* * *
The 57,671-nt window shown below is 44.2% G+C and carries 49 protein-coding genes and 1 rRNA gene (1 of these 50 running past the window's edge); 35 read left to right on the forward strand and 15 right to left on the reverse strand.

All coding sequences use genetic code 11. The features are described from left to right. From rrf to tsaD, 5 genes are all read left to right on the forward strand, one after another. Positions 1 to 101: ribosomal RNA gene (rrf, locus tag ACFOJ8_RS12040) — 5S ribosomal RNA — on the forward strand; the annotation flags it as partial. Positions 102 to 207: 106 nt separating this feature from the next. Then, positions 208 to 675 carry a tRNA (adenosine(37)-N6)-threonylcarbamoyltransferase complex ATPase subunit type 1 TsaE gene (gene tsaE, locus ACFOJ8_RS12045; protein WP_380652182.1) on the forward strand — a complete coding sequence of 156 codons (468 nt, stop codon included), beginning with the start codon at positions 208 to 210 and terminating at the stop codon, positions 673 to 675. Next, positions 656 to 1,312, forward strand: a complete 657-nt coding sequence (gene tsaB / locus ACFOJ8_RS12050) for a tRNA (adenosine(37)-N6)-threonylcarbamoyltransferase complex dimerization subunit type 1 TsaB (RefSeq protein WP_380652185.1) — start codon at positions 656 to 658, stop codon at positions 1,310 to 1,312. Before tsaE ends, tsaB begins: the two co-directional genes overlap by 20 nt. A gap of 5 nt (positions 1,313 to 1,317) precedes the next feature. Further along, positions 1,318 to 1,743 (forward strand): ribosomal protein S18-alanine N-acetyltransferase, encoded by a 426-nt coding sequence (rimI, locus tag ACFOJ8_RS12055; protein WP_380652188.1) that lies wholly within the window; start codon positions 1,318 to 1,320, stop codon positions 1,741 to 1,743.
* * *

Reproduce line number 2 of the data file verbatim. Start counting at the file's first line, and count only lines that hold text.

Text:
All coding sequences use genetic code 11. The features are described from left to right. From rrf to tsaD, 5 genes are all read left to right on the forward strand, one after another. Positions 1 to 101: ribosomal RNA gene (rrf, locus tag ACFOJ8_RS12040) — 5S ribosomal RNA — on the forward strand; the annotation flags it as partial. Positions 102 to 207: 106 nt separating this feature from the next. Then, positions 208 to 675 carry a tRNA (adenosine(37)-N6)-threonylcarbamoyltransferase complex ATPase subunit type 1 TsaE gene (gene tsaE, locus ACFOJ8_RS12045; protein WP_380652182.1) on the forward strand — a complete coding sequence of 156 codons (468 nt, stop codon included), beginning with the start codon at positions 208 to 210 and terminating at the stop codon, positions 673 to 675. Next, positions 656 to 1,312, forward strand: a complete 657-nt coding sequence (gene tsaB / locus ACFOJ8_RS12050) for a tRNA (adenosine(37)-N6)-threonylcarbamoyltransferase complex dimerization subunit type 1 TsaB (RefSeq protein WP_380652185.1) — start codon at positions 656 to 658, stop codon at positions 1,310 to 1,312. Before tsaE ends, tsaB begins: the two co-directional genes overlap by 20 nt. A gap of 5 nt (positions 1,313 to 1,317) precedes the next feature. Further along, positions 1,318 to 1,743 (forward strand): ribosomal protein S18-alanine N-acetyltransferase, encoded by a 426-nt coding sequence (rimI, locus tag ACFOJ8_RS12055; protein WP_380652188.1) that lies wholly within the window; start codon positions 1,318 to 1,320, stop codon positions 1,741 to 1,743.